Our recent report dug deeply into how communities are equitably engaging communities in their economic development practices. Community Benefit Agreements (CBAs) are just one of the many tools and mechanisms that we highlight. The Sacramento City Council recently approved a $50 million community benefit partnership agreement (CBPA) for Aggie Square, a $1.1 billion innovation district that is a public/private partnership between University of California Davis and Wexford Science & Technology, a developer of university-based innovation districts. The innovation district will be located at Sacramento’s UC Davis Medical Center Campus and be a hub of research, innovation, and education. The CBPA provisions create an affordable housing fund with a minimum of $50 million for the Stockton Boulevard corridor, including funds for anti-displacement programs; prioritize local residents for entry-level and higher-wage jobs and provide training pathways to those jobs; improve biking, walking, and transit access around the campus; and provide community access to space such as one for ongoing cohorts for under-represented entrepreneurs.
But Sacramento will be taking it a few steps further due to reaching a recent lawsuit settlement agreement with Sacramento Investment Without Displacement (SIWD) over Aggie Square’s lack of attention to gentrification. This couldn’t have come at a better time. Mayor Darrell Steinberg announced the settlement just prior to the City Council’s vote on the Aggie Square CBPA, stating that the City commits to two key outcomes:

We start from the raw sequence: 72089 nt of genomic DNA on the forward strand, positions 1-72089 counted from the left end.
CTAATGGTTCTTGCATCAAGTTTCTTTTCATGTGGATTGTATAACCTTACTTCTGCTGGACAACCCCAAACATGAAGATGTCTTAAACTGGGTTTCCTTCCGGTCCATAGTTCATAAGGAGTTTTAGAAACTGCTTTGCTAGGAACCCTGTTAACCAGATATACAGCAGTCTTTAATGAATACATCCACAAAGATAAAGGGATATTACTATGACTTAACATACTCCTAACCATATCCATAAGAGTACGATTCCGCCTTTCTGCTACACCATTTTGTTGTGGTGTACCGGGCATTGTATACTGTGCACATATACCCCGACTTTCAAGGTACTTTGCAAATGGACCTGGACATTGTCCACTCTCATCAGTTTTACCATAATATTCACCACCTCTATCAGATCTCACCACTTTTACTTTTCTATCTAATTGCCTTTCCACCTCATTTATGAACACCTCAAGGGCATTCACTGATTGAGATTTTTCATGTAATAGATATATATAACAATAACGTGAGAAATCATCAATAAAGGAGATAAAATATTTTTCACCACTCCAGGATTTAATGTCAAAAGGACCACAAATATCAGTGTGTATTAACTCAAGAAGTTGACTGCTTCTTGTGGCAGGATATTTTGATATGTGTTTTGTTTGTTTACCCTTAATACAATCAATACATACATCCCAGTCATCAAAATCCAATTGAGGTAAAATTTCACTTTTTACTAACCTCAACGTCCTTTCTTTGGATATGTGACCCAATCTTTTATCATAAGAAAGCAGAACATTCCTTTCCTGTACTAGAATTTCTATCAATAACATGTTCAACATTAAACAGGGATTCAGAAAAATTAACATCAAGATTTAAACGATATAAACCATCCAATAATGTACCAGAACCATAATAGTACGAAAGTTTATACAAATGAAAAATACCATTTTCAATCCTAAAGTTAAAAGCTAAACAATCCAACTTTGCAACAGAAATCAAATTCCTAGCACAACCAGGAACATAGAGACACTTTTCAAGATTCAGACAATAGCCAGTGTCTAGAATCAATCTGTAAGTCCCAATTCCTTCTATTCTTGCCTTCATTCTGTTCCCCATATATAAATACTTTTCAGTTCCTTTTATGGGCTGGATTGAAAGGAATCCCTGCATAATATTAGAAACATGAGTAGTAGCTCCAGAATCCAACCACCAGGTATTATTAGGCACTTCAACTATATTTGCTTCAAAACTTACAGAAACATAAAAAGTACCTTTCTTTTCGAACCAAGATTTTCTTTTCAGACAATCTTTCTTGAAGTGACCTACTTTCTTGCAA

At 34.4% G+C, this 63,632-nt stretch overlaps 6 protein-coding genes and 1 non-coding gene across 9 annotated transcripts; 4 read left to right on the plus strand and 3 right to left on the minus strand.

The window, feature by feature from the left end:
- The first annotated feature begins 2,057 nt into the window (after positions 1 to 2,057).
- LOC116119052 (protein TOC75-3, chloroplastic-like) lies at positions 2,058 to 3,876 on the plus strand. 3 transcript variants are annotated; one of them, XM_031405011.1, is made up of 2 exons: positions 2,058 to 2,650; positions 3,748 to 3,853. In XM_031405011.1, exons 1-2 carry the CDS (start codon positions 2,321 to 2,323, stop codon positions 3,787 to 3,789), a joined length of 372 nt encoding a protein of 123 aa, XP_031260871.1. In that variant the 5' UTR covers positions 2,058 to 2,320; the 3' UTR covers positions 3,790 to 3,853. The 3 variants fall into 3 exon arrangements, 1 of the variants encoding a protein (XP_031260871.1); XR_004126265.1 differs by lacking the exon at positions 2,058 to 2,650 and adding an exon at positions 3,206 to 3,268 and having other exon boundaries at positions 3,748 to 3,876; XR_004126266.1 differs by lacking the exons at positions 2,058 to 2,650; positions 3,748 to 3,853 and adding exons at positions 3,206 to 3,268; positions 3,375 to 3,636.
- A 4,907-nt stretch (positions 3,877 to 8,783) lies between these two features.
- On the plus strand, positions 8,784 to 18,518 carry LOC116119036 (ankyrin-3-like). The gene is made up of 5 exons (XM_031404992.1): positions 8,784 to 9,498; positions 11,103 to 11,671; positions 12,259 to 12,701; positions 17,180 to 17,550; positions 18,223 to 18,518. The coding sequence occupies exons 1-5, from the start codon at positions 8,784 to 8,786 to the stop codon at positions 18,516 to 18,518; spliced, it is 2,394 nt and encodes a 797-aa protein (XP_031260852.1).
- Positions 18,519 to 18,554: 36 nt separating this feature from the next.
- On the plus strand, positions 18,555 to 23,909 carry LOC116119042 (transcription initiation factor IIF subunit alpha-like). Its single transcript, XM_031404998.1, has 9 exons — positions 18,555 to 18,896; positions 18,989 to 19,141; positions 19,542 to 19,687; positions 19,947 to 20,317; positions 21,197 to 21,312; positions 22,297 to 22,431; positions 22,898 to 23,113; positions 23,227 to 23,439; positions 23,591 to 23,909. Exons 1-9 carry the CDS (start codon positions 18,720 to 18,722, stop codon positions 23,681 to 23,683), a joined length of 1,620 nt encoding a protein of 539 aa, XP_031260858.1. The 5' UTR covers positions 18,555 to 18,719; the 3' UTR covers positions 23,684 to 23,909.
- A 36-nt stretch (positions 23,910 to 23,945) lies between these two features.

- SIWD and broader community will be active and consistent partners with Wexford and the City to implement the CBPA.
- Mayor Steinberg will be bringing forward an ordinance that the City will commit to a CBA process and product that is responsive to the affected neighborhood and neighborhoods for any future projects involving significant City investment.
Our report’s in-depth Portland case study shows how CBAs are used to increase economic opportunity and equity in workforce and contracting as well as develop practical strategies to address historic inequities. Prosper Portland, the local economic development organization, and the City have CBAs alongside Community Equity and Inclusion Plans and Community Opportunities and Enhancement Programs to cover different types of development.
Sacramento’s equitable approach to Aggie Square development should help it overcome many of the issues facing other innovation districts. Detroit’s Innovation District lacked neighborhood inclusion, and Boston’s only engaged the community for support of the project and not in the decision making. Leadership in development projects need to include equitable and inclusive opportunities for stakeholders not traditionally at the table and to engage the local community in assessing their priorities an creating such economic development projects, as Fresno DRIVE and Atlanta’s Economic Mobility Plan address.